Thursday, August 18, 2022
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Asus ROG Swift OLED monitor hands-on: vibrant, daring home windows right into a potential PC gaming future



If you’ve drooled over the OLED panel in your telephone or TV and determined you’d like the identical tech in your PC video games, you mainly have the selection of a single mannequin every from Gigabyte and Alienware. Asus, then, are about to extend the variety of OLED gaming screens in the marketplace by 100%, with the ROG Swift PG48UQ and ROG Swift PG42UQ. And I’ve simply had a short, however usually spectacular, mess around with them.


OLED, should you’re not acquainted, differs from extra widely-used LCD panel sorts (together with the IPS kind utilized by many of the greatest gaming screens) in that it’s self-emitting. An OLED panel relies round a skinny layer of electroluminescent natural compound that lights up when a present is utilized to it – whereas LCD screens use a cumbersome backlighting system to supply photos, this natural compound layer can straight gentle up every sub-pixel itself. Or merely flip them off by eradicating the present, for good blacks. Usually, this implies OLED shows have excessive response instances, higher distinction and finer lighting management than LCDs, and are thinner (with smaller bezels) as well.


I didn’t have my color calibrator at hand, so haven’t taken very scientific measurements of the ROG Swift PG48UQ and PG42UQ. But just about the entire qualities you’d affiliate with OLED had been on, and apologies for the phrase selection, show. Both are extremely vibrant screens, with no trace of haloing or backlight bleed. Because, after all, there isn’t one. On the rear they’re bulked out considerably by the port housing, twin 10w audio system and 15w woofer, to not point out a twin heatsink system (one draw back of OLEDs is their toastiness), however they’re a lot slimmer across the edges than another gaming monitor I’ve used.


Both fashions are 4K, with a most refresh fee of 138Hz over DisplayPort 1.4. Which seems odd to my 144Hz-accustomed mind, however comes shut sufficient. Taking benefit of those specs will naturally demand one of many greatest graphics playing cards, although enjoying the likes of Halo Infinite and MotoGP 22 prompt these screens can sustain on pace too. Motion is slick and ghosting-free, a selected aid given how my OLED TV at house tends to scramble the pixels on fast-moving objects. None of that right here, fortunately.


Three Asus ROG Swift PG48UQ gaming monitors arranged in front of a racing sim rig.
This is the ROG Swift PG48UQ (three of them, the truth is). That’s the ROG Swift PG42UQ, full with stand, within the header picture.


Nvidia G-Sync works fairly too (AMD FreeSync can also be appropriate), and whereas I couldn’t measure the display screen brightness, each the ROG Swift PG48UQ and PG42UQ can supposedly hit as much as 900cd/m2. That’s promising for HDR-supporting video games, and together with OLED’s pure capacity to create good, inky blacks, distinction seems good too. The distinction ratio, additionally based on Asus, is 1000000:1, or about 2500 instances increased than an honest IPS monitor.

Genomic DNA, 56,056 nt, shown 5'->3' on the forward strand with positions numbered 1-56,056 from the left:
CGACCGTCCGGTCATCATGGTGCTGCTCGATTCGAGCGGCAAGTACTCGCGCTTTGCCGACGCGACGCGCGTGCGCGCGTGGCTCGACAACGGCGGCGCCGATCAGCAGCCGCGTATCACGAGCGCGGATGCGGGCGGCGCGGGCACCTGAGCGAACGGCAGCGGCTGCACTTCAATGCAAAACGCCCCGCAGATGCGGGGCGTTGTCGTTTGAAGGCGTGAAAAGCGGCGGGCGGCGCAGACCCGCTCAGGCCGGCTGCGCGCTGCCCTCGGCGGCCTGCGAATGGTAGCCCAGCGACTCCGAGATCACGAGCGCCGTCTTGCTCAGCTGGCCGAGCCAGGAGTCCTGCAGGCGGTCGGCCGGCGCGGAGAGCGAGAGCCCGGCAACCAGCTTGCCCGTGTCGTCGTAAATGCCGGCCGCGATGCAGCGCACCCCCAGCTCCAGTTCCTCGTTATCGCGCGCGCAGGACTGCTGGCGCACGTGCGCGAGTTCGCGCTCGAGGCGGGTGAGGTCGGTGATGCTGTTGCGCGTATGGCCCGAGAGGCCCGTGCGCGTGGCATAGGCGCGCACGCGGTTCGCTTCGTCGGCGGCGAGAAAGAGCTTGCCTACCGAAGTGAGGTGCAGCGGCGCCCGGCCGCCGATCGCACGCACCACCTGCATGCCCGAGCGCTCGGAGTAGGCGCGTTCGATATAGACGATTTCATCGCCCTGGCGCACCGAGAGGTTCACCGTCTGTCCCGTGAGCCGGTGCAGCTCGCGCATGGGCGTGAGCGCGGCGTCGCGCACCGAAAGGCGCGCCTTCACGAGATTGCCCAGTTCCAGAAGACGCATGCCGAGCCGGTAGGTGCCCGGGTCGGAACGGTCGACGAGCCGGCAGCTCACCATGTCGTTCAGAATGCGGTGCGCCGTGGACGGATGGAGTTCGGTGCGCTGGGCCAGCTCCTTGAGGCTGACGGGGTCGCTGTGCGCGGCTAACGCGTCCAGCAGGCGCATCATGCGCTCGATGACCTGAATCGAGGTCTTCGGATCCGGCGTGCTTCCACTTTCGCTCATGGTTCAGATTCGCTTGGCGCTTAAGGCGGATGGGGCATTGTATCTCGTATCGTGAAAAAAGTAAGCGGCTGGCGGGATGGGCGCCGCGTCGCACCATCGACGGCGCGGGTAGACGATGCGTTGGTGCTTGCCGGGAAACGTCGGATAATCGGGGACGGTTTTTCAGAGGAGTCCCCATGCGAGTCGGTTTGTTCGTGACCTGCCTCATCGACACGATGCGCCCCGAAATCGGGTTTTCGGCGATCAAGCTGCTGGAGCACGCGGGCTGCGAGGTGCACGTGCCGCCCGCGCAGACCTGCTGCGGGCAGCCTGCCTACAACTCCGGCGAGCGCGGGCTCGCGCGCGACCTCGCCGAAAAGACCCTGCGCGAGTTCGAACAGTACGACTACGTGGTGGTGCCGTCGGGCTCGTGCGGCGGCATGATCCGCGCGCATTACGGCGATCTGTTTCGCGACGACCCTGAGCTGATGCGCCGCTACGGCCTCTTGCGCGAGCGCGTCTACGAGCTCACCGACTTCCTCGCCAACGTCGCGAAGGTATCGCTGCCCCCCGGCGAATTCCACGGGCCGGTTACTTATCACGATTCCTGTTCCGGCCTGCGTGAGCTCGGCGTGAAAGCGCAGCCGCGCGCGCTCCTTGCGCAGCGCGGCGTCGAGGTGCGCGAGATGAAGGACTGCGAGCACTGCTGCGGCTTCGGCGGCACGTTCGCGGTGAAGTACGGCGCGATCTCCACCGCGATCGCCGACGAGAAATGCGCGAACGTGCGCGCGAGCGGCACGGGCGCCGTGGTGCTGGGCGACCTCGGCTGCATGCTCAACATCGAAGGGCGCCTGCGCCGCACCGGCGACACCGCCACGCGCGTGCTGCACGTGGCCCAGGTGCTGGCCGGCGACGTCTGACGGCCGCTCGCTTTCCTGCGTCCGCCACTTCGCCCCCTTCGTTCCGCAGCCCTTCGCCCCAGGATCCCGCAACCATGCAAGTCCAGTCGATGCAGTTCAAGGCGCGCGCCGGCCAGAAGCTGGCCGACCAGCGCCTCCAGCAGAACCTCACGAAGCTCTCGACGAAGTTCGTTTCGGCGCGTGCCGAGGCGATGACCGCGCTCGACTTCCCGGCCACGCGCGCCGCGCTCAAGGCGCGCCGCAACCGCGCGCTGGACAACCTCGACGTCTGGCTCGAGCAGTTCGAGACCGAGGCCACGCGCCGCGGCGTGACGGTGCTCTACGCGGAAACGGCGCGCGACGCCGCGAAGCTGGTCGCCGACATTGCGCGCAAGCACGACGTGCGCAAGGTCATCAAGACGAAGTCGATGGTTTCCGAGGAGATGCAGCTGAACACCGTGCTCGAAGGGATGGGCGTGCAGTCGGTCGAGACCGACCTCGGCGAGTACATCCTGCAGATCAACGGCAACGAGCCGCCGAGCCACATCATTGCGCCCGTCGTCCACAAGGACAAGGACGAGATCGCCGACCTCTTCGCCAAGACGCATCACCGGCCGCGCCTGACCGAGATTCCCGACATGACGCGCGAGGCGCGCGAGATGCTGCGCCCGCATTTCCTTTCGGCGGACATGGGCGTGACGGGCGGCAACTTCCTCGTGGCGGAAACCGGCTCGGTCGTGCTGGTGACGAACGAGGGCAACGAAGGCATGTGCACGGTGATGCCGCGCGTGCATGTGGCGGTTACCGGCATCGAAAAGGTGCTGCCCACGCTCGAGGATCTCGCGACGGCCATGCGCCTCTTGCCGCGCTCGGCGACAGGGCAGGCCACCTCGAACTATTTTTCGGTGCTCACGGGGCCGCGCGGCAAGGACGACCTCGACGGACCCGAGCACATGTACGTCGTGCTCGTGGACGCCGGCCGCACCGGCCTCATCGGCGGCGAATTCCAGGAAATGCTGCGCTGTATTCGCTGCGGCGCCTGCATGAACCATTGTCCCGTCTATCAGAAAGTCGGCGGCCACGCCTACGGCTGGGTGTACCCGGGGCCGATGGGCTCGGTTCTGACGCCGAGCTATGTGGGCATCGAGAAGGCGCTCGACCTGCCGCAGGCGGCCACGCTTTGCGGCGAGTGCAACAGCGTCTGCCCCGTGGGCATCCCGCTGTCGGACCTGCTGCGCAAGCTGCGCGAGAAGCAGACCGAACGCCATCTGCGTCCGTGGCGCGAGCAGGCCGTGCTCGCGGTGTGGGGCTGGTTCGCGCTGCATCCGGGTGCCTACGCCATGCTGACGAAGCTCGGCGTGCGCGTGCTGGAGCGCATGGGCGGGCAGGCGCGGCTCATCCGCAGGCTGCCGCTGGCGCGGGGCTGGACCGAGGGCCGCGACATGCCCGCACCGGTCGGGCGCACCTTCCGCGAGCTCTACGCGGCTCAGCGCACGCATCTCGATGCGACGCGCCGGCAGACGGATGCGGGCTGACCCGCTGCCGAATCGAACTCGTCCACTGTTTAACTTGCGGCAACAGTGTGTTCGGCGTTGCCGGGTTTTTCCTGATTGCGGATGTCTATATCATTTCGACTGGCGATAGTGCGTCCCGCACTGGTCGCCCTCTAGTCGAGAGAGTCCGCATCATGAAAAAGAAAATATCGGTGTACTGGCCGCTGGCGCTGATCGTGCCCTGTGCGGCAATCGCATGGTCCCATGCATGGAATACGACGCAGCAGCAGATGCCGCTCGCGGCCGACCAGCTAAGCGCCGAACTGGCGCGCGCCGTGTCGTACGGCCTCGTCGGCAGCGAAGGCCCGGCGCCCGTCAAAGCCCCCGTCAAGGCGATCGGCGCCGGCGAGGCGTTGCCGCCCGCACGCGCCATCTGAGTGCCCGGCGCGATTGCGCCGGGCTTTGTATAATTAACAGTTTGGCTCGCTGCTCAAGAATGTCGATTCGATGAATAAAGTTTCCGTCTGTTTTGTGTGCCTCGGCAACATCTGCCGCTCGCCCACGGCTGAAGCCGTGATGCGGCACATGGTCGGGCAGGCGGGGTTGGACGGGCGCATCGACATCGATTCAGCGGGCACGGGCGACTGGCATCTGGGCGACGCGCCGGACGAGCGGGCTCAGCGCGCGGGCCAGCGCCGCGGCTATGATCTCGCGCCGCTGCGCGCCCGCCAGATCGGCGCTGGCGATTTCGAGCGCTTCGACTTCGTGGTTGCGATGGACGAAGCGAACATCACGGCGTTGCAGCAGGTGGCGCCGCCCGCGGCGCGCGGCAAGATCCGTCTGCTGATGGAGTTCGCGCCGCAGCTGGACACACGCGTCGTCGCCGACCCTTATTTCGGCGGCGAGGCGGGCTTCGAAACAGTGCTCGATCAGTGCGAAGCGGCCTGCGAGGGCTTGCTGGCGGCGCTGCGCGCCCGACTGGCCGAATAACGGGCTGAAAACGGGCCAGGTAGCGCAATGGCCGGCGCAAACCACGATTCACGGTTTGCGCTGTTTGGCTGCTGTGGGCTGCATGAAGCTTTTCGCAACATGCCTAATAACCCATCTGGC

And the perfect half is that they’re so affordabahhhh simply kidding. There’s no confirmed launch date past “soon” however you possibly can anticipate to pay £1500 for the 48in PG48UQ or £1400 for the PG42UQ, which within the present financial local weather is what you would possibly name “I don’t actually want lights or food” cash. At any fee they’re pricier than your present OLED choices, the £849 Gigabyte Aorus FO48U and the £1099 Alienware AW3423DW, although on paper are usually better-specced as nicely.


A close up on the ultra-thin bezel of an Asus ROG Swift PG42UQ gaming monitor.
OLED panels aren’t comprised of as many various element layers as LCD, so these screens are wafer skinny with barely-there bezels.


With that in thoughts, there are much more wealth-withering gaming screens on the market, together with Asus’s personal £3299 ROG Swift PG32UQX. That makes use of Mini LED tech that, whereas nonetheless nailed to an IPS panel, is technically newer and extra futuristic than OLED. Which makes me surprise – is that this OLED’s time to shine? This tech is a step ahead over most options, the PG48UQ and PG42UQ persuade as proof of its gaming credentials, and TVs and telephones have proven that it may possibly get cheaper in time – however on the identical time, it’s not bleeding edge, so gained’t be the only reserve of the hyper-enthusiast crowd.


Maybe in a few years, OLED gaming screens would be the go-to selection for anybody prepared to spend a bit for optimum image high quality. Suppose we’ll discover out ultimately – and within the meantime, I’ll be seeking to spend a little bit extra high quality time with Asus’s efforts. And my calibrator.



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